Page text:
Even relatively poor countries such as Bangladesh, East Timor, the Maldives, Mauritania, Nepal, Papua New Guinea, and the Seychelles, have evacuated their citizens and students. Some countries in sub-Saharan Africa such as Botswana, Ghana, Kenya, South Africa and Tanzania, have a better healthcare system than some of those countries, and can do better. Where there is a will, there’s always a way.

Moreover, it feels as if African governments that have not evacuated their citizens are denying us our humanity — they seem to treat us as if we already have the virus. But the consequences for us of remaining in Wuhan cannot be underestimated. For one thing, the academic work that  we are here to do is almost impossible to carry out. And students are experiencing mental and emotional breakdowns, including panic attacks, precipitated by the quarantine.

Growing danger of infection

Thirdly, the infection rates in China keep growing. It may be more dangerous to keep us here. Most countries in the Americas, Europe, Asia and the Middle East (including North Africa) evacuated their citizens and students when there were fewer than 1 000 recorded cases. As of February 20, there were 74 576 confirmed cases and 2 118 deaths. Wuhan has been on lockdown for weeks — the entire city is a highly contagious zone. The longer African citizens stay in Wuhan, the higher our chances of being infected. 

There is no better time to evacuate the students and citizens from the epicentre of the outbreak than now. 

On the diplomatic front, this instance case presents a litmus test on how African States are able to tactfully assert their agency in protecting their interests and the welfare of their citizens abroad. At the moment, most of the nationals from sub-Saharan Africa are helpless and feel abandoned by their governments.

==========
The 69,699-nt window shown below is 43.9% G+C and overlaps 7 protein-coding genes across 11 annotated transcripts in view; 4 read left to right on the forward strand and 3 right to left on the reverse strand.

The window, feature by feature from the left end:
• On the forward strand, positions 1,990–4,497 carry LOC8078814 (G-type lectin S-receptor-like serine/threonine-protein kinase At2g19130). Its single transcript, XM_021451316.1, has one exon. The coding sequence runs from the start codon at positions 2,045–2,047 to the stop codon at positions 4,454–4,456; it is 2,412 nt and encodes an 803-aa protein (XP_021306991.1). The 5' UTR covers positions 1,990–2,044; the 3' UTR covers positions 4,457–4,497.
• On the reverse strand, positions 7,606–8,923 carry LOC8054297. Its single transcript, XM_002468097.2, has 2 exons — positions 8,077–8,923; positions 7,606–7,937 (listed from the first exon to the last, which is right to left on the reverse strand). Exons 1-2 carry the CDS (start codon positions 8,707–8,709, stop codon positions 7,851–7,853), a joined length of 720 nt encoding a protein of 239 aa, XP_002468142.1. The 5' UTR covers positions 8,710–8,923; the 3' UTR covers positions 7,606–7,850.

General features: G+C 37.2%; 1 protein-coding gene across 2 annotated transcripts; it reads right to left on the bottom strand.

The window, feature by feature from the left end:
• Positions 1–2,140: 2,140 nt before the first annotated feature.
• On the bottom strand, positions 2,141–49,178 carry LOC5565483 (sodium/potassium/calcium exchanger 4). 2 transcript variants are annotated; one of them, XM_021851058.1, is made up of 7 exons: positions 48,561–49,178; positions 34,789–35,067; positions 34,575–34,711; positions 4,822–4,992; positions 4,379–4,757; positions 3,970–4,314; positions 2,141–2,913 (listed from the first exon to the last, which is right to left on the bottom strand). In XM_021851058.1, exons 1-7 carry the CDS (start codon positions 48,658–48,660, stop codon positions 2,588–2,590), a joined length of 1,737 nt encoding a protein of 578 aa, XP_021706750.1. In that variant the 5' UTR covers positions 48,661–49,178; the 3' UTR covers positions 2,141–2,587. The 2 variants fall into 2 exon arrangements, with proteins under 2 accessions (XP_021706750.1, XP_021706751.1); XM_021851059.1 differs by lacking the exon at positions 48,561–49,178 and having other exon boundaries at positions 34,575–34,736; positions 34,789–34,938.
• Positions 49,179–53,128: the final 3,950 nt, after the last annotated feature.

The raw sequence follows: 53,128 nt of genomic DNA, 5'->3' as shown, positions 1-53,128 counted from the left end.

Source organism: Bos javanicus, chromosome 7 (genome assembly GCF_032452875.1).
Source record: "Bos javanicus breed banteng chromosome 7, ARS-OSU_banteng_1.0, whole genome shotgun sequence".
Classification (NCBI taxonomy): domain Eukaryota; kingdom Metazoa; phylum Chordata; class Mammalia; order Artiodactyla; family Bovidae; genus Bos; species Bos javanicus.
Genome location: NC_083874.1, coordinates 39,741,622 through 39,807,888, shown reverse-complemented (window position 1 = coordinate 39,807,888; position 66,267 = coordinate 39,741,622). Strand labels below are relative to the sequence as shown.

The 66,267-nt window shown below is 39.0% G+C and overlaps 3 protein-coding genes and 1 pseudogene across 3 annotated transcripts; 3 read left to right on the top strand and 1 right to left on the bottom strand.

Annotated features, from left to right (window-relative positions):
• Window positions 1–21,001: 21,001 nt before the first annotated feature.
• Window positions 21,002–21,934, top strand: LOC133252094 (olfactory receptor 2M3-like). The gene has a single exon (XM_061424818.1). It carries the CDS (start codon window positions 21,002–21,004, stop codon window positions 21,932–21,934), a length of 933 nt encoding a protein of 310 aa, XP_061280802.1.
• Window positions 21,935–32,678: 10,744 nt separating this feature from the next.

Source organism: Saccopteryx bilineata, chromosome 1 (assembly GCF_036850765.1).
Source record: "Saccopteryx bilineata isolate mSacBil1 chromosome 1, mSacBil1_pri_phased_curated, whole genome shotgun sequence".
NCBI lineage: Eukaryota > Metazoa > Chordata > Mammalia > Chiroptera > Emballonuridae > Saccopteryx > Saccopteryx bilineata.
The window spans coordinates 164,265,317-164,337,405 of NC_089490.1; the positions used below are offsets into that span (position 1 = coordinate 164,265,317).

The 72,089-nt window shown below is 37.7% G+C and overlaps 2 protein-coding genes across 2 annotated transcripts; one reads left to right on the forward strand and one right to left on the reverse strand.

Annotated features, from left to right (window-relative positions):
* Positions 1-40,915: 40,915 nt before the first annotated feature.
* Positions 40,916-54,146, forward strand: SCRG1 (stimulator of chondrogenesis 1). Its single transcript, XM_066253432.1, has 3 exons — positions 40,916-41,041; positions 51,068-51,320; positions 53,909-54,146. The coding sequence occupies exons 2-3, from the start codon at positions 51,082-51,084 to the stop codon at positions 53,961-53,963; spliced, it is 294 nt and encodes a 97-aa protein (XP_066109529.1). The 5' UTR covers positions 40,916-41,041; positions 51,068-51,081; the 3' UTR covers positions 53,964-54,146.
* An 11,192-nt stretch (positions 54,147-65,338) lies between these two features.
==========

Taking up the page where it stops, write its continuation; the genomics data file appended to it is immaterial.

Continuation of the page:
International relations

It has been rumoured that sub-Saharan governments are being careful not to offend the Chinese government, as evacuating their citizens may be interpreted as an unfriendly act. This thinking is not only problematic but also shallow. From my experience in China, I believe that the Chinese government is interested in building and strengthening diplomatic ties, rather than making enemies. With the exception of South Africa, countries from the Brics (Brazil, Russia, India, China and South Africa) bloc have already evacuated their citizens; African countries should also demonstrate their sovereignty and assertiveness in protecting their interests abroad.

African citizens in Wuhan are feeling increasingly helpless and abandoned by their governments. It is time for African governments to show that they truly value the humanity of their citizens — by bringing us home.

Mickey Adney is an African student in Wuhan

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Mickey Adney
Mickey Adney (MSc, Ghana, MPhil, Pretoria) is a postgraduate student researching environmental law and policy in the African Union in Wuhan, China.